|Role||Lifting body technology demonstrator|
|First flight||2 June 1970|
|Retired||20 December 1972|
|Status||Donated to the Smithsonian Institution, currently on display at the National Air and Space Museum|
|Developed from||NASA M2-F1|
The Northrop M2-F3 was a heavyweight lifting body rebuilt from the Northrop M2-F2 after it crashed at the Dryden Flight Research Center in 1967. It was modified with an additional third vertical fin - centered between the tip fins - to improve control characteristics. The "M" refers to "manned" and "F" refers to "flight" version.
Early flight testing of the M2-F1 and M2-F2 lifting body reentry configurations had validated the concept of piloted lifting body reentry from space. When the M2-F2 crashed on May 10, 1967, valuable information had already been obtained and was contributing to new designs.
NASA pilots said the M2-F2 had lateral control problems, so when the M2-F2 was rebuilt at Northrop and redesignated the M2-F3, it was modified with an additional third vertical fin - centered between the tip fins - to improve control characteristics.
After a three-year-long redesign and rebuilding effort, the M2-F3 was ready to fly. The May 1967 crash of the M2-F2 had torn off the left fin and landing gear. It had also damaged the external skin and internal structure. Flight Research Center engineers worked with Ames Research Center and the Air Force in redesigning the vehicle with a center fin to provide greater stability. At first, it seemed that the vehicle had been irreparably damaged, but the original manufacturer, Northrop, did the repair work and returned the redesigned M2-F3 with a center fin for stability to the FRC.
While the M2-F3 was still demanding to fly, the center fin eliminated the high risk of pilot-induced oscillation (PIO) that was characteristic of the M2-F2.
First flight of the M2-F3, with NASA pilot Bill Dana at the controls, was June 2, 1970. The modified vehicle exhibited much better lateral stability and control characteristics than before, and only three glide flights were necessary before the first powered flight on November 25, 1970. The 100th flight of the heavy-weight lifting bodies was completed on October 5, 1972, with pilot Bill Dana soaring to an altitude of 66,300 feet (20,200 m) and a Mach number of 1.370 (about 904 miles per hour (1,455 km/h)) in the M2-F3. Over its 27 missions, the M2-F3 reached a top speed of 1,064 mph (1,712 km/h) (Mach 1.6). Highest altitude reached by the vehicle was 71,500 feet (20,790 m) on December 20, 1972, the date of its last flight, with NASA pilot John Manke at the controls.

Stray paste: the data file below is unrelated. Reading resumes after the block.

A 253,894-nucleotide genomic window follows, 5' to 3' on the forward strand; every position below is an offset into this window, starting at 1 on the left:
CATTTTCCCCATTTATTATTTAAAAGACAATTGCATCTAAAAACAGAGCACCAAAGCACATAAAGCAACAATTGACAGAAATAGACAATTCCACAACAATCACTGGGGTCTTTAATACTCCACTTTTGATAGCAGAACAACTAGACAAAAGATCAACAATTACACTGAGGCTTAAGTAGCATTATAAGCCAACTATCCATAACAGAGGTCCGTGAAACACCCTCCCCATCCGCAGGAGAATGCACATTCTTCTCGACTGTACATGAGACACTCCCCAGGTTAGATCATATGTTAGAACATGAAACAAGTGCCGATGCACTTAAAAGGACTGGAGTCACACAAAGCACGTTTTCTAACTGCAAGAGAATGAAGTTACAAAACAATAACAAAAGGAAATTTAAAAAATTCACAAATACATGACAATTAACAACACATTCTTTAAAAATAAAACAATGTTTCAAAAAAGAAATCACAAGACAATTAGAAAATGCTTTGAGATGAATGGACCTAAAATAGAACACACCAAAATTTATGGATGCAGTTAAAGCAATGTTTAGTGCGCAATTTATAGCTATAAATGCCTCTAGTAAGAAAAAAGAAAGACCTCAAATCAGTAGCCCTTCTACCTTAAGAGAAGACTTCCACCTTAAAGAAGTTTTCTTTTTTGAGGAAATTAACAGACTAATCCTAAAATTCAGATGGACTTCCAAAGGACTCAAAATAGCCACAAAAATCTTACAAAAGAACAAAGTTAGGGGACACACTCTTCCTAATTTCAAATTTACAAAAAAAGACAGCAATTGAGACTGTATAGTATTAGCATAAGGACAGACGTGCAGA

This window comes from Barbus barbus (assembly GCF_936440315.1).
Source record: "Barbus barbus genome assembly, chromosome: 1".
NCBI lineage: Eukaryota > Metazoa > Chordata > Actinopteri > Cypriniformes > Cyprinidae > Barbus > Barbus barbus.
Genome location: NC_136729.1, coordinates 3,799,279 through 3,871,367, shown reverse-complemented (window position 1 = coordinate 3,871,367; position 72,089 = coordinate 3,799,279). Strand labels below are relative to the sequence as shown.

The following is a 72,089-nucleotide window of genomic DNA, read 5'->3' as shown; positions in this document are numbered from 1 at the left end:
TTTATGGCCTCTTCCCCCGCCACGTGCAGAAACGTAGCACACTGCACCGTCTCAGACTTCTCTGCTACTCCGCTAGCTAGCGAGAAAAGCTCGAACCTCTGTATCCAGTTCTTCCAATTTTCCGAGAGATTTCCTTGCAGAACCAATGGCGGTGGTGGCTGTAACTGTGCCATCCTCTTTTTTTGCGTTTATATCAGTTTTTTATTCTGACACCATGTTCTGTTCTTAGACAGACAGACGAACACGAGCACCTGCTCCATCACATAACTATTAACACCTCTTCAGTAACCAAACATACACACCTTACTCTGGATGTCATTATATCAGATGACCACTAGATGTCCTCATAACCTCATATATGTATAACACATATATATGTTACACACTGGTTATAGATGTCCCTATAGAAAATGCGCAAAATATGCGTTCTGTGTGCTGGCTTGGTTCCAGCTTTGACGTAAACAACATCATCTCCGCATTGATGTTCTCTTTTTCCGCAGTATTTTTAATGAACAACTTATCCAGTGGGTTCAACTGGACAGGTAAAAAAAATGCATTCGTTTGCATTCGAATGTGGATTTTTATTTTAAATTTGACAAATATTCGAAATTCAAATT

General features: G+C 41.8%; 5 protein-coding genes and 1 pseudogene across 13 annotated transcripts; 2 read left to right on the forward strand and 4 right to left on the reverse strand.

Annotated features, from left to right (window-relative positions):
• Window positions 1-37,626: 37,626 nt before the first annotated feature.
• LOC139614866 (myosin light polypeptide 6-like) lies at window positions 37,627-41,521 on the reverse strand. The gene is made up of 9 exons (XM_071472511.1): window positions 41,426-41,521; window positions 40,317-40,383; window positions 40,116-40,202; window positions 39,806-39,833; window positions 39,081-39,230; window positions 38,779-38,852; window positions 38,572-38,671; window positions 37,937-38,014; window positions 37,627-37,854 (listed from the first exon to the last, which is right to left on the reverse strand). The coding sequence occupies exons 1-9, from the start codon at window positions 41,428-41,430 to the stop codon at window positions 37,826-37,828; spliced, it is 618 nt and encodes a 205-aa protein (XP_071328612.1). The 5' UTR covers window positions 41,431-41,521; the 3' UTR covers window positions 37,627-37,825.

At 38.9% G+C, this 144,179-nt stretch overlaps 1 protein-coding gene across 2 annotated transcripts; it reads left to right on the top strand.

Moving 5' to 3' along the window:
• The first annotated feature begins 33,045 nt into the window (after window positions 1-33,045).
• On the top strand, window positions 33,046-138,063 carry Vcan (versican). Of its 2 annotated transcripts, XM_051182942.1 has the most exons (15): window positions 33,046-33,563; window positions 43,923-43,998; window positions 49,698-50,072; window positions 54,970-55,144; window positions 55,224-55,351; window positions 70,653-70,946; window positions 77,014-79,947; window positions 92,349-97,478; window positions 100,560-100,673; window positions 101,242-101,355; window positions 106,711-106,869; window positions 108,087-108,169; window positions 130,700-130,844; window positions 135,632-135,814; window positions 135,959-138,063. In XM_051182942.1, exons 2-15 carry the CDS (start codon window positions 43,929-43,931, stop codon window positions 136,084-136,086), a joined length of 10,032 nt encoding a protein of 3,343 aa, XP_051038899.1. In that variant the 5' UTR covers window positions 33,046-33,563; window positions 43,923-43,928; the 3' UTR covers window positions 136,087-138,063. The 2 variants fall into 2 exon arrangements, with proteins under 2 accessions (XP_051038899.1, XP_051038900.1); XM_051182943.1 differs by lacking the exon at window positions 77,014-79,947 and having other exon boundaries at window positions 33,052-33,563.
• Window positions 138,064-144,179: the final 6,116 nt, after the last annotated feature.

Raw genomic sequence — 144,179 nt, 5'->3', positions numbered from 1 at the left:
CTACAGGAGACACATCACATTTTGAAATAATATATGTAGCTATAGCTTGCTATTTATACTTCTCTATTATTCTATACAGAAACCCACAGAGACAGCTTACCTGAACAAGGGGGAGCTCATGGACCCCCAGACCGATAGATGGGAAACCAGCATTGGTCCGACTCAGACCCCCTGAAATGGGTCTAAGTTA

A reaction control thruster (RCT) system, similar to that on orbiting spacecraft, was also installed to obtain research data about their effectiveness for vehicle control. As the M2-F3's portion of the lifting body program neared an end, it evaluated a rate command augmentation control system, and a side control stick similar to side-stick controllers now used on many modern aircraft.
NASA donated the M2-F3 vehicle to the Smithsonian Institution in December 1973. It is currently hanging in the National Air and Space Museum along with the X-15 aircraft number 1, which was its hangar partner at Dryden from 1965 to 1969.
|M2-F3 #1||June 2, 1970||Dana||0.688||755||45,000||14,000||00:03:38||First M2-F3 Flight|
|M2-F3 #2||July 21, 1970||Dana||0.660||708||45,000||14,000||00:03:48||Unpowered glide|
|M2-F3 #3||November 2, 1970||Dana||0.630||690||45,000||14,000||00:03:56||Unpowered glide|
|M2-F3 #4||November 25, 1970||Dana||0.809||859||51,900||15,800||00:06:17||1st powered flight|
|M2-F3 #5||February 9, 1971||Gentry||0.707||755||45,000||14,000||00:04:01||-|
|M2-F3 #6||February 26, 1971||Dana||0.773||821||45,000||14,000||00:05:48||Only 2 chambers lit|
|M2-F3 #7||July 23, 1971||Dana||0.930||988||60,500||18,400||00:05:53||-|
|M2-F3 #8||August 9, 1971||Dana||0.974||1,035||62,000||19,000||00:06:55||-|
|M2-F3 #9||August 25, 1971||Dana||1.095||1,164||67,300||20,500||00:06:30||1st supersonic flight|
|M2-F3 #10||September 24, 1971||Dana||0.728||772||42,000||13,000||00:03:30||Engine fire|
|M2-F3 #11||November 15, 1971||Dana||0.739||784||45,000||14,000||00:03:35||-|
|M2-F3 #12||December 1, 1971||Dana||1.274||1,357||70,800||21,600||00:06:31||-|
|M2-F3 #13||December 16, 1971||Dana||0.811||861||46,800||14,300||00:07:31||Only 2 chambers lit|
|M2-F3 #14||July 25, 1972||Dana||0.989||1,049||60,900||18,600||00:07:00||-|
|M2-F3 #15||August 11, 1972||Gentry||1.101||1,168||67,200||20,500||00:06:15||-|
|M2-F3 #16||August 24, 1972||Dana||1.266||1,344||66,700||20,300||00:06:16||-|
|M2-F3 #17||September 12, 1972||Dana||0.880||935||46,000||14,000||00:06:27||Small engine fire|
|M2-F3 #18||September 27, 1972||Dana||1.340||1,424||66,700||20,300||00:06:07||-|
|M2-F3 #19||October 5, 1972||Dana||1.370||1,455||66,300||20,200||00:06:16||100th lifting|
|M2-F3 #20||October 19, 1972||Manke||0.905||961||47,100||14,400||00:05:59||-|
|M2-F3 #21||November 1, 1972||Manke||1.213||1,292||71,300||21,700||00:06:18||-|
|M2-F3 #22||November 9, 1972||Powell||0.906||961||46,800||14,300||00:06:04||-|
|M2-F3 #23||November 21, 1972||Manke||1.435||1,524||66,700||20,300||00:06:17||Planned Rosamond|
|M2-F3 #24||November 29, 1972||Powell||1.348||1,432||67,500||20,600||00:05:57||-|
|M2-F3 #25||December 6, 1972||Powell||1.191||1,265||68,300||20,800||00:05:32||Planned Rosamond|
|M2-F3 #26||December 13, 1972||Dana||1.613||1,712||66,700||20,300||00:06:23||Fastest flight|
|M2-F3 #27||December 20, 1972||Manke||1.294||1,378||71,500||21,800||00:06:30||Highest flight|
Last M2-F3 flight
Data from